Brussels, 15 Jun 2006
PAMELA, (Payload for Antimatter Matter Exploration and Light-nuclei Astrophysics) was launched on the morning of 15 June in Baikonur, Kazakhstan. The satellite, an EU-funded collaboration between astrophysicists in Italy, Russia, Sweden and Germany will de-mystify some of the universe's dark materials - antimatter and dark matter.
The project is important because it will help shed light on two of the mysterious, yet all-encompassing problems in modern astrophysics - what dark matter is, and where antimatter went. Physicists tell us that as little as five per cent of the universe is constructed in the same way that we observe things to be made on earth. 70 per cent is a 'dark energy' and the remaining 25 per cent 'dark matter'. The 'dark' in these two substances is no coincidence - we simply do not know what they are.
While dark energy is homogenous and ubiquitous but invisible, dark matter has been shown to be made from particles, but very different from the particles constructing the world around us. Antimatter is rare in our universe, but again, physicists tell us that shortly after the big bang, there was as much antimatter as there was matter. What happened to it all?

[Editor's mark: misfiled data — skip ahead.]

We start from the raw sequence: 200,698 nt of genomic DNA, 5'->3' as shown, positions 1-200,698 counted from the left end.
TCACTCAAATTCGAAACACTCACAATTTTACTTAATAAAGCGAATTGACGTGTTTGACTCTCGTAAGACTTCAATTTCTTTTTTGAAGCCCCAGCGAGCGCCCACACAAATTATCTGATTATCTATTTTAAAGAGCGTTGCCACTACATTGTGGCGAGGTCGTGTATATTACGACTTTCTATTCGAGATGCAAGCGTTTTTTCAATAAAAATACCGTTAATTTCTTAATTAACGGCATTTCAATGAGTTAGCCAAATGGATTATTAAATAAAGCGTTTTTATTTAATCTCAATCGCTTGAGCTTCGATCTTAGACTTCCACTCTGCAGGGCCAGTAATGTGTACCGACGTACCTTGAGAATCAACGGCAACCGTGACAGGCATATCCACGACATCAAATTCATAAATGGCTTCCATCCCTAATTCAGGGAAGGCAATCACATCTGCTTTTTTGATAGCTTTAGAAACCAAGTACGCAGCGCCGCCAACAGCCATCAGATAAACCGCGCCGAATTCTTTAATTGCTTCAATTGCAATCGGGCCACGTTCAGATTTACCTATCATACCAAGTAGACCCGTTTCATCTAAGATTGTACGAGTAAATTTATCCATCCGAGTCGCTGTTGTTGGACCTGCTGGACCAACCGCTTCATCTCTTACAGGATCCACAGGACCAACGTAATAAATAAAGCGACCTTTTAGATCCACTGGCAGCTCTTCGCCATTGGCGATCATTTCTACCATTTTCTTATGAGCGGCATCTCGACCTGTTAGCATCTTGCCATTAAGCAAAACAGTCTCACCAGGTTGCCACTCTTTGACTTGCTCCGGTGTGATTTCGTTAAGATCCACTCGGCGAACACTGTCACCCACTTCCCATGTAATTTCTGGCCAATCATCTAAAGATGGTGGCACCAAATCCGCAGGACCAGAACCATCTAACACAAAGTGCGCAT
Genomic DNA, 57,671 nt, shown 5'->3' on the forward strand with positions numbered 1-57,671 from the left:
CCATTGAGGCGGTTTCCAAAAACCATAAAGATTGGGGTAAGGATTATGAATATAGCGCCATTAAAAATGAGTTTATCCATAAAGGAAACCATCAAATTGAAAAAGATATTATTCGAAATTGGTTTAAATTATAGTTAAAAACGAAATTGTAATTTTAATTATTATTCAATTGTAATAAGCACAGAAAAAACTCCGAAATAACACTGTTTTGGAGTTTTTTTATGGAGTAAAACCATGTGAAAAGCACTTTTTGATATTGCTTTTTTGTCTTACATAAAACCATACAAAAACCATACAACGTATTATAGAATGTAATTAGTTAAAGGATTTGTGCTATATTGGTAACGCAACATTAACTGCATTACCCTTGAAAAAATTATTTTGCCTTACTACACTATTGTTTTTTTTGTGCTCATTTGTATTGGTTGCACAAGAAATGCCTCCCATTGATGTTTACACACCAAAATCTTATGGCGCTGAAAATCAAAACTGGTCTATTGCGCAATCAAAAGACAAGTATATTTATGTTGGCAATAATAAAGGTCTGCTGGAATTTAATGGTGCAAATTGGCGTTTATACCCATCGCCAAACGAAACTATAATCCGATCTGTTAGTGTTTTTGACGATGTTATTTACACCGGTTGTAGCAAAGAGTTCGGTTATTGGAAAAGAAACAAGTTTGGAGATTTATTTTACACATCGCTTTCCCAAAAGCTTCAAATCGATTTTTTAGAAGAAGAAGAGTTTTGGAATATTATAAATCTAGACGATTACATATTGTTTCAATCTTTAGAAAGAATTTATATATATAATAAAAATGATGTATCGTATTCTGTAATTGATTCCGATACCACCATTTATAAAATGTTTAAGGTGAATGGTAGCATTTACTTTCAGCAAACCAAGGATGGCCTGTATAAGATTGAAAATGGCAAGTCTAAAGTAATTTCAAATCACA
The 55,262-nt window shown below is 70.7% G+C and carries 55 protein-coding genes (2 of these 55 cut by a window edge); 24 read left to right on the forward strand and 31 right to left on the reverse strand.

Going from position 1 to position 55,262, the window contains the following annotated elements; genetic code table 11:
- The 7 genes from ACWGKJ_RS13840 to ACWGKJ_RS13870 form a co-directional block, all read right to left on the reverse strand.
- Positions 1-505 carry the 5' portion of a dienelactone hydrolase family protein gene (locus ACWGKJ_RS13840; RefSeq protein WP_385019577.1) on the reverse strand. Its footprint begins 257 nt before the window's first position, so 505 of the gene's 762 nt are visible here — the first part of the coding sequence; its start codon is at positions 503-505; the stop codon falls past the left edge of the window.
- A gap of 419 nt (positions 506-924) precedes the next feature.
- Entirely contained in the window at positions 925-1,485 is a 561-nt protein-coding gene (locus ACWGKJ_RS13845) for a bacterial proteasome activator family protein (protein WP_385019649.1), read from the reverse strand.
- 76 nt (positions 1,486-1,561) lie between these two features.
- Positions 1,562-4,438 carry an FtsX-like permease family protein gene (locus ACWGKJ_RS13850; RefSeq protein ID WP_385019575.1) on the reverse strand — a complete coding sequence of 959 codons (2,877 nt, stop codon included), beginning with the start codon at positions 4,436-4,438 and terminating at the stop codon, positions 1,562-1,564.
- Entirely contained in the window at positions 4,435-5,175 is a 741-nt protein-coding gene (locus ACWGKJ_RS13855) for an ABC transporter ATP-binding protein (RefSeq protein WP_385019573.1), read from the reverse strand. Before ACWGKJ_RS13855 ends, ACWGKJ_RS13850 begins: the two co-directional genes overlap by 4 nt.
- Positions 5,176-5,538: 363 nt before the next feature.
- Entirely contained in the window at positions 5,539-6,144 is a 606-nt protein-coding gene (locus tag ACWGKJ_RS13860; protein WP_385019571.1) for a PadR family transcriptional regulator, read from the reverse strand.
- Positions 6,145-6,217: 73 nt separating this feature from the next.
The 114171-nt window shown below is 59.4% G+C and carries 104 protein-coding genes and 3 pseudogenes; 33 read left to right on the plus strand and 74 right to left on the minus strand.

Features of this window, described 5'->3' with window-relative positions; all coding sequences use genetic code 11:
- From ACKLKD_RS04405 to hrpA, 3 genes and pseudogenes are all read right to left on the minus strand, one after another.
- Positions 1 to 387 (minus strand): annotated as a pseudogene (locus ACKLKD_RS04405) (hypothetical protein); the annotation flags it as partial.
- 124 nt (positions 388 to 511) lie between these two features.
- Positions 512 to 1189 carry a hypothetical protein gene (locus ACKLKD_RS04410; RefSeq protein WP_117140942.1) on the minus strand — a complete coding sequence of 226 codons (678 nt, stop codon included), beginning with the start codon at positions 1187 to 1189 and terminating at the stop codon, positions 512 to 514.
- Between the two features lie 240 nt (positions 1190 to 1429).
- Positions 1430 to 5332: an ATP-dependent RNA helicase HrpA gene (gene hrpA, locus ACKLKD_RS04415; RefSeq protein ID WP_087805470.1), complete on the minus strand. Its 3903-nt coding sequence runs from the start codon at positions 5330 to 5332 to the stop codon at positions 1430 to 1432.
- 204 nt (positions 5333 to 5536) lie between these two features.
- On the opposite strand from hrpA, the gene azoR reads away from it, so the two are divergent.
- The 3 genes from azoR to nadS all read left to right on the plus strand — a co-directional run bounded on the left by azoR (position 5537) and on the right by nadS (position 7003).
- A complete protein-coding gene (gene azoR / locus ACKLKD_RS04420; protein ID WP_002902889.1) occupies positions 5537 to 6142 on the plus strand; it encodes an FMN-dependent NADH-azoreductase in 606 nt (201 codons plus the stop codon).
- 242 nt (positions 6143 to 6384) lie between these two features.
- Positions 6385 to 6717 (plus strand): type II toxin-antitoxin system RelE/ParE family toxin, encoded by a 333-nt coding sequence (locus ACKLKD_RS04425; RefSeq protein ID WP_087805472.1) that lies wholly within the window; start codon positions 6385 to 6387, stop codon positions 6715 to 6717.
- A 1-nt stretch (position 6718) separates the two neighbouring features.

PAMELA will measure cosmic rays with unprecedented accuracy. Cosmic rays will help to open a window onto the past, and provide some answers to these enduring questions. Pamela studies the rays with a large magnet, attached to a number of detectors, able to identify the particles that cosmic rays are made up of, their trajectories and energy. The mission is doubly important because it will take the receptor array out of the Earth's atmosphere, where cosmic rays interact. High-altitude balloons and brief experiments aboard the space shuttle have previously been the only methods to study cosmic rays in any detail.
'At the moment, Pamela is the most advanced instrument for this field of astrophysics. When Pamela will get into orbit, the second and most amazing part of its scientific adventure will begin, with the aim of discovering some of the most intriguing and complex mysteries of the universe,' says Piegiorgio Picozza, Director of the Tor Vergata department at the Italian National Institute for Nuclear Physics (INFN), who coordinated Italian and international collaboration components of research.